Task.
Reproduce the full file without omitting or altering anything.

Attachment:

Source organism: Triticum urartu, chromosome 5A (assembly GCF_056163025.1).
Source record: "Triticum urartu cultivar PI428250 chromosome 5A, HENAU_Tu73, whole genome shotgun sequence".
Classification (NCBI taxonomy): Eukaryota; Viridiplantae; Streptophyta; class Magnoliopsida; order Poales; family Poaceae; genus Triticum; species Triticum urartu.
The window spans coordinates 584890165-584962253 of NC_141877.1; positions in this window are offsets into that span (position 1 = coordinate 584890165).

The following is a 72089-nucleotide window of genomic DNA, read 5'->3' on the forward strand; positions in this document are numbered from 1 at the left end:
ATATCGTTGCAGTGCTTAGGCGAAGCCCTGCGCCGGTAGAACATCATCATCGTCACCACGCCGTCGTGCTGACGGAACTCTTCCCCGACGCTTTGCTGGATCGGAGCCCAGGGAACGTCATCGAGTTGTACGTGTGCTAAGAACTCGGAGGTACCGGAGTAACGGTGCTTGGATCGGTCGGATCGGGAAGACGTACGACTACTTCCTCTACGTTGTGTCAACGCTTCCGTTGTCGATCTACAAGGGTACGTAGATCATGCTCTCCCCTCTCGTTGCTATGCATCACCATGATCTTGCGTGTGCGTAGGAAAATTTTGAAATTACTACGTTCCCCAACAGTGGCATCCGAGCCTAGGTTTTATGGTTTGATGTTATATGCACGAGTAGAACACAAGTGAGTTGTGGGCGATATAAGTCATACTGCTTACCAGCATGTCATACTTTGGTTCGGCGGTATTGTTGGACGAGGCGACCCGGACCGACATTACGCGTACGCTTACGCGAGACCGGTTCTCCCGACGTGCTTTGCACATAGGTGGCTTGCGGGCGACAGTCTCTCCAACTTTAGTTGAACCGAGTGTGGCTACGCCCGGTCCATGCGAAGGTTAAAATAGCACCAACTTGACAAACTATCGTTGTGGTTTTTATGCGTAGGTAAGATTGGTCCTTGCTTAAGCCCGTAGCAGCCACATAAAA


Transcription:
Source organism: Triticum urartu, chromosome 5A (assembly GCF_056163025.1).
Source record: "Triticum urartu cultivar PI428250 chromosome 5A, HENAU_Tu73, whole genome shotgun sequence".
Classification (NCBI taxonomy): Eukaryota; Viridiplantae; Streptophyta; class Magnoliopsida; order Poales; family Poaceae; genus Triticum; species Triticum urartu.
The window spans coordinates 584890165-584962253 of NC_141877.1; positions in this window are offsets into that span (position 1 = coordinate 584890165).

The following is a 72089-nucleotide window of genomic DNA, read 5'->3' on the forward strand; positions in this document are numbered from 1 at the left end:
ATATCGTTGCAGTGCTTAGGCGAAGCCCTGCGCCGGTAGAACATCATCATCGTCACCACGCCGTCGTGCTGACGGAACTCTTCCCCGACGCTTTGCTGGATCGGAGCCCAGGGAACGTCATCGAGTTGTACGTGTGCTAAGAACTCGGAGGTACCGGAGTAACGGTGCTTGGATCGGTCGGATCGGGAAGACGTACGACTACTTCCTCTACGTTGTGTCAACGCTTCCGTTGTCGATCTACAAGGGTACGTAGATCATGCTCTCCCCTCTCGTTGCTATGCATCACCATGATCTTGCGTGTGCGTAGGAAAATTTTGAAATTACTACGTTCCCCAACAGTGGCATCCGAGCCTAGGTTTTATGGTTTGATGTTATATGCACGAGTAGAACACAAGTGAGTTGTGGGCGATATAAGTCATACTGCTTACCAGCATGTCATACTTTGGTTCGGCGGTATTGTTGGACGAGGCGACCCGGACCGACATTACGCGTACGCTTACGCGAGACCGGTTCTCCCGACGTGCTTTGCACATAGGTGGCTTGCGGGCGACAGTCTCTCCAACTTTAGTTGAACCGAGTGTGGCTACGCCCGGTCCATGCGAAGGTTAAAATAGCACCAACTTGACAAACTATCGTTGTGGTTTTTATGCGTAGGTAAGATTGGTCCTTGCTTAAGCCCGTAGCAGCCACATAAAA